In this tactical analysis scout report, we will take a look at Jonathan David. He is a 20-year-old Canadian centre attacking midfielder, currently plying his trade for KAA Gent, who sit 2nd in the Belgian Pro League.
David has made an explosive start to his career in Belgium, scoring 30 goals in 59 league appearances for Gent. He is a pacey attacking midfielder, with an eye for goal, who has made impressive leaps in ability recently. This season alone he has a total of 23 goals in 39 appearances, in all competitions, with his most recent coming against Roma in the Europa League.
A full Canadian international, David has already made 12 appearances for his country, finding the net 11 times so far.
He currently holds a value in the transfer market of around £18m, resulting in immense interest from bigger clubs. With a goalscoring record like that, and all the potential in the world, who wouldn’t be interested? As it stands Arsenal are interested in the forward, especially if they see Pierre-Emerick Aubameyang leave the Emirates.
However, according to reports, Jonathan David’s most favoured move is a move to the Bundesliga, with Bayern Munich supposedly interested; especially as they recently signed his fellow countryman, Alphonso Davies.
But would he fit into either Arsenal or Bayern Munich’s tactics? I will explore this in this analysis.
Where does he fit in at KAA Gent?
So far this season, KAA Gent have seriously favoured a 4-3-1-2 formation, with an attacking-midfielder sitting just behind the 2 up top. I say they’ve seriously favoured it because they’ve used it in 78% of their games this season, with little variation; but, it does seem to be working, with them currently sitting 2nd in the Belgian Pro League.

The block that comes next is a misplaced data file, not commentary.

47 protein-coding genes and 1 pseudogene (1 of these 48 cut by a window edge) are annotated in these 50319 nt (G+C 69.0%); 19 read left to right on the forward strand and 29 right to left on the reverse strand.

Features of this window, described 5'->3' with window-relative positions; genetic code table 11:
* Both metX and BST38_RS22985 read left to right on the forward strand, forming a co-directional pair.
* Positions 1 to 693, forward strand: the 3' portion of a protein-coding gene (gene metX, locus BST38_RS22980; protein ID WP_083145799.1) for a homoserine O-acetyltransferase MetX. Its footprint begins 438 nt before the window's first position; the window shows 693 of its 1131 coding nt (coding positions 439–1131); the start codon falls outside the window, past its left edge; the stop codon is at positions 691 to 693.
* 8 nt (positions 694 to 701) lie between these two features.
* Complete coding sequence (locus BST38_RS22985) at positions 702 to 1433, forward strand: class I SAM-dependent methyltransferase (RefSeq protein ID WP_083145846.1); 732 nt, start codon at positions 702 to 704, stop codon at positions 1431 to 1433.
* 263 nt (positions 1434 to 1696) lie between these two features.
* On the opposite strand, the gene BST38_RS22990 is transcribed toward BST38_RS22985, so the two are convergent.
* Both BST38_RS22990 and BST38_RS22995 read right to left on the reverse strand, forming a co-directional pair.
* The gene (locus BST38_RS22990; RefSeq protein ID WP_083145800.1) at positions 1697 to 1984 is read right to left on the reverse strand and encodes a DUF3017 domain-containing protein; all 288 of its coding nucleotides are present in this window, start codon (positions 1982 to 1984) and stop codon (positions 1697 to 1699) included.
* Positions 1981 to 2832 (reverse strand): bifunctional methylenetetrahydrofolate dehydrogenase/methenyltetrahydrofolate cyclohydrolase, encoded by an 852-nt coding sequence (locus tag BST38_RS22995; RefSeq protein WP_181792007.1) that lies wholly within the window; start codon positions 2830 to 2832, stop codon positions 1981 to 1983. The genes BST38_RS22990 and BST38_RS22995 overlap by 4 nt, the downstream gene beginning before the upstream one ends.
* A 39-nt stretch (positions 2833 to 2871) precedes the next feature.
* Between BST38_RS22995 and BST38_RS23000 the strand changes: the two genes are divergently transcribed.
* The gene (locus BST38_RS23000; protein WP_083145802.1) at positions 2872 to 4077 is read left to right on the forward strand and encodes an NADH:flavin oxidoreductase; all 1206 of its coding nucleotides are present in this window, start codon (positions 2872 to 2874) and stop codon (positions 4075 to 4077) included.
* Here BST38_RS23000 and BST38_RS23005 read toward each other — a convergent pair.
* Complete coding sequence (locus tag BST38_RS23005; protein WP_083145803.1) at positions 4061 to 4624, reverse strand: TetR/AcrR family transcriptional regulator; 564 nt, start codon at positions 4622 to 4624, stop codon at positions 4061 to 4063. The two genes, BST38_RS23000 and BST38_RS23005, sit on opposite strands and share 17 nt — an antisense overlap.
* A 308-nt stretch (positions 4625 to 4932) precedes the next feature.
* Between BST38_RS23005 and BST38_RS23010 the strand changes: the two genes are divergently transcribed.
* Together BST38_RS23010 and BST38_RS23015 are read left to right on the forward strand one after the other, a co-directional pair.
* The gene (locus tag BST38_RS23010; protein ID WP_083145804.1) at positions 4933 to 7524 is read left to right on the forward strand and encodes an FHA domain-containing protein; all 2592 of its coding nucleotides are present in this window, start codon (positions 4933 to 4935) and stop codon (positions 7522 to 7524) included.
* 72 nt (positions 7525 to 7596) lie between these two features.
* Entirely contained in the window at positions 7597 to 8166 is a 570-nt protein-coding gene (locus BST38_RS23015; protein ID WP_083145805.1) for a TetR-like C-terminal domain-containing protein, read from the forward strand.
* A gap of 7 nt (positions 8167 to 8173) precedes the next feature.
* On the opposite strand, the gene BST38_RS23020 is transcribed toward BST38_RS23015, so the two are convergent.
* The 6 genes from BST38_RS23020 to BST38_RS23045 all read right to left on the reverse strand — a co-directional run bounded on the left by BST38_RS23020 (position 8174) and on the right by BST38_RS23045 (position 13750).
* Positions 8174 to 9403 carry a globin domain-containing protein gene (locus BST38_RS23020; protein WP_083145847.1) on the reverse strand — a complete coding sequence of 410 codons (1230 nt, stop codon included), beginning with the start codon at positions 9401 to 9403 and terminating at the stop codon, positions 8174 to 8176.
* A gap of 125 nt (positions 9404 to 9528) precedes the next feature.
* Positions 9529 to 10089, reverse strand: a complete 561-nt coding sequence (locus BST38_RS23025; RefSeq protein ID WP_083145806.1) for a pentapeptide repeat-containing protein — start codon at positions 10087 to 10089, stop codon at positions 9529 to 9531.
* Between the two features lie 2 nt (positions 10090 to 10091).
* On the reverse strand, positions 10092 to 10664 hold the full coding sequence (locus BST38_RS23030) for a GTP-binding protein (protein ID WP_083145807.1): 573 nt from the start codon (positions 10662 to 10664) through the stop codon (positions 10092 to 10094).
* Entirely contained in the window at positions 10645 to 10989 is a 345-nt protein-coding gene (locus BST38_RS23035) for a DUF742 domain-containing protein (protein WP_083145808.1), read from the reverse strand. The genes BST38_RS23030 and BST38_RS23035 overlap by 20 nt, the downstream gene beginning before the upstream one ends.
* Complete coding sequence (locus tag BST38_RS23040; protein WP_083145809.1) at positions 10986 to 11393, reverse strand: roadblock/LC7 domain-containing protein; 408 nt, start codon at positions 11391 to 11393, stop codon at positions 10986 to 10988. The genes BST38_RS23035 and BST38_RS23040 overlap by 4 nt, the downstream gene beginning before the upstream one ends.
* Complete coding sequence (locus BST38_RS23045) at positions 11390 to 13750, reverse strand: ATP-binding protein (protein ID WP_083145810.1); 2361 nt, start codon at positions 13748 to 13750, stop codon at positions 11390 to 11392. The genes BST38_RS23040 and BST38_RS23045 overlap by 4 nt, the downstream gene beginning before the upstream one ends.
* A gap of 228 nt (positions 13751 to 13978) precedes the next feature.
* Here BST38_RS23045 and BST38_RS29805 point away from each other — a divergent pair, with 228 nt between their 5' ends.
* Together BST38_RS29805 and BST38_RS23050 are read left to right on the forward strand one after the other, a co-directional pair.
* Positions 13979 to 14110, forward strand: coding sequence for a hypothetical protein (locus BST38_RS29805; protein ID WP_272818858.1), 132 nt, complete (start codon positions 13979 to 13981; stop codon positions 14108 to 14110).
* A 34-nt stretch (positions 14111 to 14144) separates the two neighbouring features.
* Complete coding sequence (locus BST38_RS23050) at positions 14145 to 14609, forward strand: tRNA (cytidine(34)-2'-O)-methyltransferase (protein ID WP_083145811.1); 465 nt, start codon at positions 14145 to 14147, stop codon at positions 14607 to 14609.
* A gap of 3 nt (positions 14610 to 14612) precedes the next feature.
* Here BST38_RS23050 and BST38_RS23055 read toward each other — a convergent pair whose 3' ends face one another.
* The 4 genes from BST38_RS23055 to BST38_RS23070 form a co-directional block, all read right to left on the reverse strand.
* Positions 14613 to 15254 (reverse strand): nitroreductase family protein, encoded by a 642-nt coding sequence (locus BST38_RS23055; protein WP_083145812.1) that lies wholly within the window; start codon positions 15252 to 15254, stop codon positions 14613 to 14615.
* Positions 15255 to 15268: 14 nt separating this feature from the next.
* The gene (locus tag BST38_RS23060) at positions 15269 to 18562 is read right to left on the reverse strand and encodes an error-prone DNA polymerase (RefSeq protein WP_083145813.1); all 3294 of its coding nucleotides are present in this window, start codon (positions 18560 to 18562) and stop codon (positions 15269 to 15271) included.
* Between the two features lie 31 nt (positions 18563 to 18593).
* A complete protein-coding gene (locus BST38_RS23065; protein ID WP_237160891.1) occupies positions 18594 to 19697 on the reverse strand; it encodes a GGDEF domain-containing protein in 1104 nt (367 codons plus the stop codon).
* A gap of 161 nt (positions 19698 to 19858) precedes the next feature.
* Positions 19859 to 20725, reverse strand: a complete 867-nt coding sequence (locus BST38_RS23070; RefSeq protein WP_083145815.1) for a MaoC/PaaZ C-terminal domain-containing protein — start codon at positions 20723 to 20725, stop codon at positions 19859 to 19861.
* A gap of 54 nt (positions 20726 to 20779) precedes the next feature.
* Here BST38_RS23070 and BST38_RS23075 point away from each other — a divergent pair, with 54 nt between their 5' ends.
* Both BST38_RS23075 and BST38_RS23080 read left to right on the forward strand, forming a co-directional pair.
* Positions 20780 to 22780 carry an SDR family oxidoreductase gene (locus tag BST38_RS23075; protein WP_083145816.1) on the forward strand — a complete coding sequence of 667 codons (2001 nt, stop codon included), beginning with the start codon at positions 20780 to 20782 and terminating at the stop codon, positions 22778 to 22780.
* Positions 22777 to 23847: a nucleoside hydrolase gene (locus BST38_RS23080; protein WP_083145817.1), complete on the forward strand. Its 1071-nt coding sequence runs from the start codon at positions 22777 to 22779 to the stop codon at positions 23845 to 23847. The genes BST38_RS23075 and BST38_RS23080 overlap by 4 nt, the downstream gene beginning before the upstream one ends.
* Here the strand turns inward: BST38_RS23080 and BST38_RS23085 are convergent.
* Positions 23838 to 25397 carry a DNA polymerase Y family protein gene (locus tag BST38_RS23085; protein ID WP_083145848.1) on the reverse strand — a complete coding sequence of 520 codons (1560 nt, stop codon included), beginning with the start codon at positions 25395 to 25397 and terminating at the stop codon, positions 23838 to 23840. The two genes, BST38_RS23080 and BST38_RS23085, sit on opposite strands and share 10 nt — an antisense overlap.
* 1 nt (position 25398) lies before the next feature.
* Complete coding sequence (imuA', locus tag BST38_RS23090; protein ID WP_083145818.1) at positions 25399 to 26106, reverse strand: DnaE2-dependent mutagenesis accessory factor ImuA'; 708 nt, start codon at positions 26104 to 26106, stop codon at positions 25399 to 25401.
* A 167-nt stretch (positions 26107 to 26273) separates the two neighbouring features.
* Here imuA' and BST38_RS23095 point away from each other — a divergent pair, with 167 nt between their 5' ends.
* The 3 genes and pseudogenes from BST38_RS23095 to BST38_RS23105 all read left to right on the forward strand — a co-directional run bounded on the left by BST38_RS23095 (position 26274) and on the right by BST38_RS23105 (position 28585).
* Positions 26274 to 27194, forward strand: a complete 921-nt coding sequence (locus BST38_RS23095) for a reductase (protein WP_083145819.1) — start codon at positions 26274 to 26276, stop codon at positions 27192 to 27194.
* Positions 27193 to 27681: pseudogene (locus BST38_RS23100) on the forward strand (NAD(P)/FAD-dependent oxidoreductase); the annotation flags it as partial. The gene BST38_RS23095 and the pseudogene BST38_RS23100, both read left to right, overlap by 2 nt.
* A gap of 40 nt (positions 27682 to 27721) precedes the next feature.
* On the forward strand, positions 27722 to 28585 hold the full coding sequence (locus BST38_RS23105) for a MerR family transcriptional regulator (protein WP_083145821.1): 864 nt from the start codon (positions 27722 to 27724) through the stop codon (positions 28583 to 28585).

The reason it has been working so well has largely been down to this man, Jonathan David. He’s played a seriously impressive 80% of all available minutes and has had a hand in 44% of Gent’s goals this season.
As displayed in his heat map, David has played the majority of his games as a number 10, just in behind both strikers. His role in this position would seemingly be to try and create chances; it seems as though he’s also very happy to take them too! He’s also featured as a centre-forward this season, to very great success, with seven goals and an assist in eight appearances.
The first thing that you notice for Jonathan David is obviously his goalscoring record. It was the first point made in the article and, as I said there, it’s very impressive. It works out to 0.57 goals per 90 minutes; pretty much a goal every two games. It’s impressive for a striker to have that many goals, let alone an attacking midfielder. Alongside this, he also sits with ten assists in all competitions this season, averaging 0.21 assists per 90; which is an assist roughly every five games.
Realistically, these figures don’t really mean anything on their own. Sure, he’s scoring 0.57 goals a game, but is that good relative to how he has been performing? To tell us this, we have to compare the figures he is actually putting up, to the ones we expect from him.
In short, Jonathan David is far-and-away exceeding what is expected from him on the goals and assists front. His expected goals figure is 0.42 per 90 mins, and his expected assists are 0.12 per 90.
Where are the goals coming from though?
The first question we must ask is precisely that, where are his goals all coming from?
It goes without saying that David is an excellent finisher. But, personally, I believe most of his goals come more through clever positioning than just his raw shooting ability.
With him playing just behind the front two, it appears that he is afforded a bit more freedom in his movement in the attacking phase of play. This allows him to make late runs into the box, or even wait at the edge of the area, ready to make his move. It’s as if he is an attacking midfielder with the mind and positioning of a centre-forward.
Many of his goals have come from just that. He will wait on the edge of the area, or the penalty spot, either waiting for a pass to run onto or for the ball to come loose. He then pounces on any slight opportunity, often making the most of any chance he gets.
We see an example of this in the image above. David is waiting in the area and the ball comes loose after a coming together of a few players. The Canadian international then acts quickly, getting to the ball and slotting it into the back of the net. This assessment of David’s style of play is backed up by the fact that he averages almost 5 touches in the box every 90 minutes.
Running through on goal
David’s goals don’t just come from goal-hanging though. He’s proven that he can run through on goal, beating the offside trap and getting onto long passes and through-balls alike.